Reetu Raj, Beyondheadlines.
KATHMANDU: The mighty People’s Liberation Army (PLA) of Nepal’s ruling
Maoist party, that had waged a relentless war on the state for 10
years and been instrumental in the fall of King Gyanendra’s
army-backed regime in 2006, tasted a major defeat on Thursday with the
parliamentary parties agreeing on giving it its marching orders – from
the new constitution that is being drafted.
A committee of MPs formed to resolve disputes among the parties while
writing the new constitution, that is headed by Maoist chief Pushpa
Kamal Dahal Prachanda himself, the man who was the supreme commander
of the PLA when it fought the “People’s War” from 1996, agreed on
Thursday that the guerrilla army would have no mention in the preamble
of the constitution.
For three years, the Maoists, once an underground party, had stuck to
their demand that the PLA, whose battle paved the way for the new
constitution, should get honourable mention in the new statute. But
faced with intractable opposition, Prachanda gave in finally,
especially with the other committee members pointing out that as per
the peace accord signed by the Maoists, the PLA would be dissolved
before the new statute comes into effect. The nearly 20,000 guerrilla
fighters will have to be inducted in security forces or rehabilitated,
a project that has been remained blocked for two years.
However, the former insurgents are still asking for their “People’s
War” to be mentioned in the preamble and Mukunda Sharma, parliament
spokesman, said that dispute was yet to be resolved. The other parties
have been resisting this demand on the ground that there have been
several armed uprisings and even now, over two dozen armed groups are
active in the Terai plains; so singling out the PLA for the honour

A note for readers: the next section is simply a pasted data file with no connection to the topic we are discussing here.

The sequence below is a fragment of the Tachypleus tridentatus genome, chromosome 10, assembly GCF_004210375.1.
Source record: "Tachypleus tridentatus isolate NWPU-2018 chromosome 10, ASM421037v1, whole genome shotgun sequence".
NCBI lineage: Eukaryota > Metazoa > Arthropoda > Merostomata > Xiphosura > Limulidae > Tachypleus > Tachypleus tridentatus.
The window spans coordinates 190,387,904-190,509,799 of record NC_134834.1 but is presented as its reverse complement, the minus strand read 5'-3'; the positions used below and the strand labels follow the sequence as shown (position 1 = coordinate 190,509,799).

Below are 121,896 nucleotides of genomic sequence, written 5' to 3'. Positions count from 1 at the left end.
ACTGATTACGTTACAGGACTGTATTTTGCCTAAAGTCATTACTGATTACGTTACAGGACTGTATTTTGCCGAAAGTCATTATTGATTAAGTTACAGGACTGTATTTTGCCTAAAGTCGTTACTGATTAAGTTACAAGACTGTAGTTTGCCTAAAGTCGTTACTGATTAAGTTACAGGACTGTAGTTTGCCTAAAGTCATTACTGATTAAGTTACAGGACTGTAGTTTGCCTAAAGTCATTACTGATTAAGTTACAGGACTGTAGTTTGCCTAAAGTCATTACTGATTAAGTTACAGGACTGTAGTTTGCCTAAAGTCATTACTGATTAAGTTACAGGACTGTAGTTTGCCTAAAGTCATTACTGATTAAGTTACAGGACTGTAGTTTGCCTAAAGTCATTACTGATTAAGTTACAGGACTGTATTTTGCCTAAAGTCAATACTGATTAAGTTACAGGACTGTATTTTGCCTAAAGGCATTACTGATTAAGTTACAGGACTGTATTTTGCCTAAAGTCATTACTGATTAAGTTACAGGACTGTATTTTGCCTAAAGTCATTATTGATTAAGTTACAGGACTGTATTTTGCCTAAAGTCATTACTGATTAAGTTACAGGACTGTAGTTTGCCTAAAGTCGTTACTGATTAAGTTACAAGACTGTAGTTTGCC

would fuel further distrust.
The Maoists, now the dominant partner in the ruling coalition, had to
also give up their demand over the christening of the upcoming
statute. It would now be simply the Constitution of Nepal without any
adjectives, Sharma told TNN. The Maoists had been asking that the new
constitution title include “federal, secular republic”.
Ironically, while it took the parties almost three years to decide on
the new title, the constitution is yet to be ready. There are still 22
contentious issues left, including serious ones like the election
method in future and the form of government. The Maoists are seeking a
presidential form of government.
Only nine days are left for the constitutional deadline to end and
Prime Minister Jhala Nath Khanal has already indicated his government
would not be able to complete the task. Khanal, who became premier
three months ago by signing a clandestine agreement with the Maoists,
is now seeking to have the May 28 deadline extended by a year. The
proposal has been opposed by the main opposition parties and triggered
anger among citizens. Khanal’s proposal is likely to be put to vote in
parliament on May 26 and fresh uncertainties are on the card for the
nascent republic – including a possible change in government